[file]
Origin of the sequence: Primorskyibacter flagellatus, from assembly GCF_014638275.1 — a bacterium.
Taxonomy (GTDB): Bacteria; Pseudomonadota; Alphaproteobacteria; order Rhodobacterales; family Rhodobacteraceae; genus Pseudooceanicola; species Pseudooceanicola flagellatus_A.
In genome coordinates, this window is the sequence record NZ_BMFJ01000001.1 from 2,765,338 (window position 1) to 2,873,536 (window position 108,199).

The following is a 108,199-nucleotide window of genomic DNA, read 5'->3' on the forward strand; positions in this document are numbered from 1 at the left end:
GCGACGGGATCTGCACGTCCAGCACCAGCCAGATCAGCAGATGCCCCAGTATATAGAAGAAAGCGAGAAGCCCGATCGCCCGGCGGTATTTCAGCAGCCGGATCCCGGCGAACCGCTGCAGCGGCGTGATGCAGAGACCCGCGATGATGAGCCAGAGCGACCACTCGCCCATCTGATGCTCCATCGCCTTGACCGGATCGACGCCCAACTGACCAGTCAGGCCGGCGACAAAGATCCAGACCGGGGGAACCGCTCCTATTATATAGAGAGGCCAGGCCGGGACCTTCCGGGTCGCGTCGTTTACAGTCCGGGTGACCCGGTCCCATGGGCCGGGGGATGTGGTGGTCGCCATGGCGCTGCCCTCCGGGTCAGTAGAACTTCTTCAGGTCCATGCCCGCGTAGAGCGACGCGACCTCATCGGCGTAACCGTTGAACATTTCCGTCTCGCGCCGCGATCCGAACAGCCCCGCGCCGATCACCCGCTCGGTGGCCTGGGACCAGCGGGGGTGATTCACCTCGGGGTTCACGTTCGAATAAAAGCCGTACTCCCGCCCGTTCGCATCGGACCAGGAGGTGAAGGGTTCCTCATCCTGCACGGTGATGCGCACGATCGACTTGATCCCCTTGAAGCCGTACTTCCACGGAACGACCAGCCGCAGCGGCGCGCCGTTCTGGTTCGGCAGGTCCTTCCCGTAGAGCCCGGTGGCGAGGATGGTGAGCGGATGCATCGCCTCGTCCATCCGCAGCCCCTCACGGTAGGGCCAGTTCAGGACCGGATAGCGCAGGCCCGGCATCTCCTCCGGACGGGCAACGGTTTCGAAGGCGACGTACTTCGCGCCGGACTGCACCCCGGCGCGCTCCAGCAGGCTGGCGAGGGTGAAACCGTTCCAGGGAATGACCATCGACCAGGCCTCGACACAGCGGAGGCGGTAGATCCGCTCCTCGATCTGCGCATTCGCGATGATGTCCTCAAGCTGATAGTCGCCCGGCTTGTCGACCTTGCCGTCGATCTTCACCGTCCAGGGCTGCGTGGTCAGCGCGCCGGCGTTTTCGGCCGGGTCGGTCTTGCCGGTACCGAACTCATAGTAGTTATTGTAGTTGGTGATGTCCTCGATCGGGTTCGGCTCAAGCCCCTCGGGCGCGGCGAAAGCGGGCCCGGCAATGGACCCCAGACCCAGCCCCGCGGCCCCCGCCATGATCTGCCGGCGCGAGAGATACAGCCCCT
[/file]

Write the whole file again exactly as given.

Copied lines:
Origin of the sequence: Primorskyibacter flagellatus, from assembly GCF_014638275.1 — a bacterium.
Taxonomy (GTDB): Bacteria; Pseudomonadota; Alphaproteobacteria; order Rhodobacterales; family Rhodobacteraceae; genus Pseudooceanicola; species Pseudooceanicola flagellatus_A.
In genome coordinates, this window is the sequence record NZ_BMFJ01000001.1 from 2,765,338 (window position 1) to 2,873,536 (window position 108,199).

The following is a 108,199-nucleotide window of genomic DNA, read 5'->3' on the forward strand; positions in this document are numbered from 1 at the left end:
GCGACGGGATCTGCACGTCCAGCACCAGCCAGATCAGCAGATGCCCCAGTATATAGAAGAAAGCGAGAAGCCCGATCGCCCGGCGGTATTTCAGCAGCCGGATCCCGGCGAACCGCTGCAGCGGCGTGATGCAGAGACCCGCGATGATGAGCCAGAGCGACCACTCGCCCATCTGATGCTCCATCGCCTTGACCGGATCGACGCCCAACTGACCAGTCAGGCCGGCGACAAAGATCCAGACCGGGGGAACCGCTCCTATTATATAGAGAGGCCAGGCCGGGACCTTCCGGGTCGCGTCGTTTACAGTCCGGGTGACCCGGTCCCATGGGCCGGGGGATGTGGTGGTCGCCATGGCGCTGCCCTCCGGGTCAGTAGAACTTCTTCAGGTCCATGCCCGCGTAGAGCGACGCGACCTCATCGGCGTAACCGTTGAACATTTCCGTCTCGCGCCGCGATCCGAACAGCCCCGCGCCGATCACCCGCTCGGTGGCCTGGGACCAGCGGGGGTGATTCACCTCGGGGTTCACGTTCGAATAAAAGCCGTACTCCCGCCCGTTCGCATCGGACCAGGAGGTGAAGGGTTCCTCATCCTGCACGGTGATGCGCACGATCGACTTGATCCCCTTGAAGCCGTACTTCCACGGAACGACCAGCCGCAGCGGCGCGCCGTTCTGGTTCGGCAGGTCCTTCCCGTAGAGCCCGGTGGCGAGGATGGTGAGCGGATGCATCGCCTCGTCCATCCGCAGCCCCTCACGGTAGGGCCAGTTCAGGACCGGATAGCGCAGGCCCGGCATCTCCTCCGGACGGGCAACGGTTTCGAAGGCGACGTACTTCGCGCCGGACTGCACCCCGGCGCGCTCCAGCAGGCTGGCGAGGGTGAAACCGTTCCAGGGAATGACCATCGACCAGGCCTCGACACAGCGGAGGCGGTAGATCCGCTCCTCGATCTGCGCATTCGCGATGATGTCCTCAAGCTGATAGTCGCCCGGCTTGTCGACCTTGCCGTCGATCTTCACCGTCCAGGGCTGCGTGGTCAGCGCGCCGGCGTTTTCGGCCGGGTCGGTCTTGCCGGTACCGAACTCATAGTAGTTATTGTAGTTGGTGATGTCCTCGATCGGGTTCGGCTCAAGCCCCTCGGGCGCGGCGAAAGCGGGCCCGGCAATGGACCCCAGACCCAGCCCCGCGGCCCCCGCCATGATCTGCCGGCGCGAGAGATACAGCCCCT